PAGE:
Hawaiian monk seals Puka, Ama`ama, and Neva at Ke Kai Ola.
© Julie Steelman, The Marine Mammal Center, NOAA Permit 18786


These Lucky Seven Seals Are Home Again

  • Kilo, a pup named by the Robinson family that owns the island of Ni’ihau where she was rescued
  • Ama`ama, a pup named for the island at French Frigate Shoals where she was born
  • Puka, a pup whose Hawaiian name means “hole” because of a scar on her neck
  • Neva, a pup named for Neva Shoals on Lisianski Island, where she was rescued
  • `Ena`ena, a pup named for a small, silver plant native to Kure Atoll, where she was rescued
  • Mahina, a pup whose Hawaiian name means “silver” because she was rescued during a “super moon”
  • Mo`o, a one-year-old whose Hawaiian name means “dragon/shape-shifter”

Open for Business
While the NOAA researchers are out in the Northwestern Hawaiian Islands releasing the most recent Ke Kai Ola patients, they are also on the lookout for other monk seals in poor condition that might need our help. Any new animals they rescue will be brought back to Ke Kai Ola for several months of care.

But even though there are no patients at Ke Kai Ola right now doesn’t mean our team in Hawaii isn’t busy!

Our stranding response experts based in West Hawaii, near Kona, continue to monitor Hawaiian monk seal haul out activity there and manage rescue efforts for any sick and injured seals reported to our 24-hour hotline (808-987-0765). They also train local volunteers to be able to assess and rescue marine mammals in distress.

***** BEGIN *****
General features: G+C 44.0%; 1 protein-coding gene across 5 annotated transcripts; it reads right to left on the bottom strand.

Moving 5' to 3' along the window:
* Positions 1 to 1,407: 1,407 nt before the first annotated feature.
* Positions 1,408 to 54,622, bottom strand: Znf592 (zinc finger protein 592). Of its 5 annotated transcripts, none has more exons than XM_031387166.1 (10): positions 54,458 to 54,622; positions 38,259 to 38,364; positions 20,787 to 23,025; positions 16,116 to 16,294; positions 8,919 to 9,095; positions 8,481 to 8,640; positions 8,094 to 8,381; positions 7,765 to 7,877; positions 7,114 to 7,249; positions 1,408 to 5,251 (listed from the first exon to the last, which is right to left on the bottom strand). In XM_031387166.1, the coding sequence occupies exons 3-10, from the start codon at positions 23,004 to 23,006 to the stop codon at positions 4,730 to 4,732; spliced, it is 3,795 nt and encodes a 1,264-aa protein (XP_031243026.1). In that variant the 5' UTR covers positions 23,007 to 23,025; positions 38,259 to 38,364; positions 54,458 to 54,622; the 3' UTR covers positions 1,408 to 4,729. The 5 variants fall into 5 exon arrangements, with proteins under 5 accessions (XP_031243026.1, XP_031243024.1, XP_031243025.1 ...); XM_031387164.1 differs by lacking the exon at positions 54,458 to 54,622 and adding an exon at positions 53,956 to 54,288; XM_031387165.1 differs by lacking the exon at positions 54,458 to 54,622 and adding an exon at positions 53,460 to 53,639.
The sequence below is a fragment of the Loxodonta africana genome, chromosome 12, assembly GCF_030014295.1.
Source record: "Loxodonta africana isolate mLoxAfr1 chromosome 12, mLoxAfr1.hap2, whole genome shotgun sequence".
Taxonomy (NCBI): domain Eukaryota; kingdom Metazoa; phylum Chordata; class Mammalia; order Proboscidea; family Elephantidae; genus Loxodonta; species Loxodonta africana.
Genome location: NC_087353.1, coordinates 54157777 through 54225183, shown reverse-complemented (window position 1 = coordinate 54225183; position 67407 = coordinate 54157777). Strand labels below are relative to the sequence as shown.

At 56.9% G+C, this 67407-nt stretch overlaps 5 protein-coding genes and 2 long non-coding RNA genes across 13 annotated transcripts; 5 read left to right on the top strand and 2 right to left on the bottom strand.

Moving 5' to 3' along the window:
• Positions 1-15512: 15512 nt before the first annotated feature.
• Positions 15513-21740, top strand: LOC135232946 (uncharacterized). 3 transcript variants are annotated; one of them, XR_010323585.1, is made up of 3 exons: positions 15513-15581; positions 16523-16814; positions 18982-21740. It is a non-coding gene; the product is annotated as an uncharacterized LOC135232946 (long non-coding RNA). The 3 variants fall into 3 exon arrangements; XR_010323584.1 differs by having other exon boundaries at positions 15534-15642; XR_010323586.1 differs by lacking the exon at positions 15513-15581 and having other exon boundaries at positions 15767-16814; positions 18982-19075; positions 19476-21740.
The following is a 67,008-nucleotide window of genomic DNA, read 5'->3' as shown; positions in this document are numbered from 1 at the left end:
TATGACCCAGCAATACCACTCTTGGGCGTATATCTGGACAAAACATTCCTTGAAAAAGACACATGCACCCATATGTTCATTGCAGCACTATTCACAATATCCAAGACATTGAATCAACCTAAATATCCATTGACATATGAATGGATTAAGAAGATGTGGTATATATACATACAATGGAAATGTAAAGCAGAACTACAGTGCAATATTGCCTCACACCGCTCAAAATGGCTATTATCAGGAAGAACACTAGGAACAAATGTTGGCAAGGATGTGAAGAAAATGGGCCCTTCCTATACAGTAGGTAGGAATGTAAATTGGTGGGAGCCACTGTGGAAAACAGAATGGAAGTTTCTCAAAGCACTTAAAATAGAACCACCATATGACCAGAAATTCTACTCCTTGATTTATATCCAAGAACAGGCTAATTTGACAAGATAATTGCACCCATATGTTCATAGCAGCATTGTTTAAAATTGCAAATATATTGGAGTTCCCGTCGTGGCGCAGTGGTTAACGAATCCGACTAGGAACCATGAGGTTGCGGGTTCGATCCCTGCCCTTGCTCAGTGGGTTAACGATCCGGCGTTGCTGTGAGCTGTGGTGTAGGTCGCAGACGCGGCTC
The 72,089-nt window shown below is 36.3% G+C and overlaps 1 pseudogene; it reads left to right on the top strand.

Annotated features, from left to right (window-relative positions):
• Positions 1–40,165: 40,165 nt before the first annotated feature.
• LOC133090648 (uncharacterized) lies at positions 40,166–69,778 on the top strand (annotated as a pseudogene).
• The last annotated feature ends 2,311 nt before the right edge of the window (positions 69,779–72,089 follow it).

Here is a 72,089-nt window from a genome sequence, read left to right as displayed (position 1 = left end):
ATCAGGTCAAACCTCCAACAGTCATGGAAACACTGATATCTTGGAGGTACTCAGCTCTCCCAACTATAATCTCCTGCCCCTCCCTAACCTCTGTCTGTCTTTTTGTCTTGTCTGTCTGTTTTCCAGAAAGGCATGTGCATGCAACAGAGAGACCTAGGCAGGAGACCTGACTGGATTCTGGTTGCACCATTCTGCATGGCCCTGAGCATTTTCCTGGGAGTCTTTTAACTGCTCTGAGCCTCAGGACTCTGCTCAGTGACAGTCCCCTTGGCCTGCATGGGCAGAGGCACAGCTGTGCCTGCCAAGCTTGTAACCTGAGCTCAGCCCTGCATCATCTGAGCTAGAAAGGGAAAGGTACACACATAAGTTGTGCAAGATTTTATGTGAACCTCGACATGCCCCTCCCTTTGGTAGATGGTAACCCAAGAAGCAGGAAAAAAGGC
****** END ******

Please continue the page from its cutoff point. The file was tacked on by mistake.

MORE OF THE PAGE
And because we want to keep our disturbances at a minimum while we have critical patients in-house, our life support experts who keep the facility running save all of their major projects for times when there are no patients. They’re in Hawaii right now resurfacing the seal pens, adjusting life support systems to improve water quality and doing general equipment maintenance to ensure that Ke Kai Ola is ready for any new patients.

Hawaiian monk seal Puka at feeding time.
© Julie Steelman, The Marine Mammal Center, NOAA Permit 18786



The Center’s education and outreach efforts at Ke Kai Ola continue as well. Just in the last few weeks, Ke Kai Ola Operations Manager Deb Wickham and her team hosted marine biology students from Duke University in North Carolina as well as schoolchildren from Kuleana Education, located in Kona.

We’ve also recently installed new interpretative signage at Ke Kai Ola to educate visitors about the critically endangered Hawaiian monk seals and the need for their conservation as well as what people can do to help them.

The Marine Mammal Center has already made a big difference for this critically endangered species—in the two years since opening our Ke Kai Ola hospital, we’ve rehabilitated more than one percent of the entire population. And just this week, one of our previous patients, a male seal named Hermes, was resighted looking healthy on a beach at Pearl and Hermes Reef near where he was released eight months ago.

But we can’t save this species on our own. Our efforts are made possible through our work with NOAA, our partnerships with community-based organizations like the Kohala Center and caring people like you.


You Can Be a Hawaiian Monk Seal Hero


Thanks to our generous donors, Hawaiian monk seal pups like Kilo are able to get a second chance at life in the wild. You can make a real difference for this critically endangered species and all of the marine mammals in our care by making a gift today.


 


 

Related:

Read more about Working With Endangered Species.

Learn about Hawaiian monk seals!

Find out about the Current and Released Patients at Ke Kai Ola.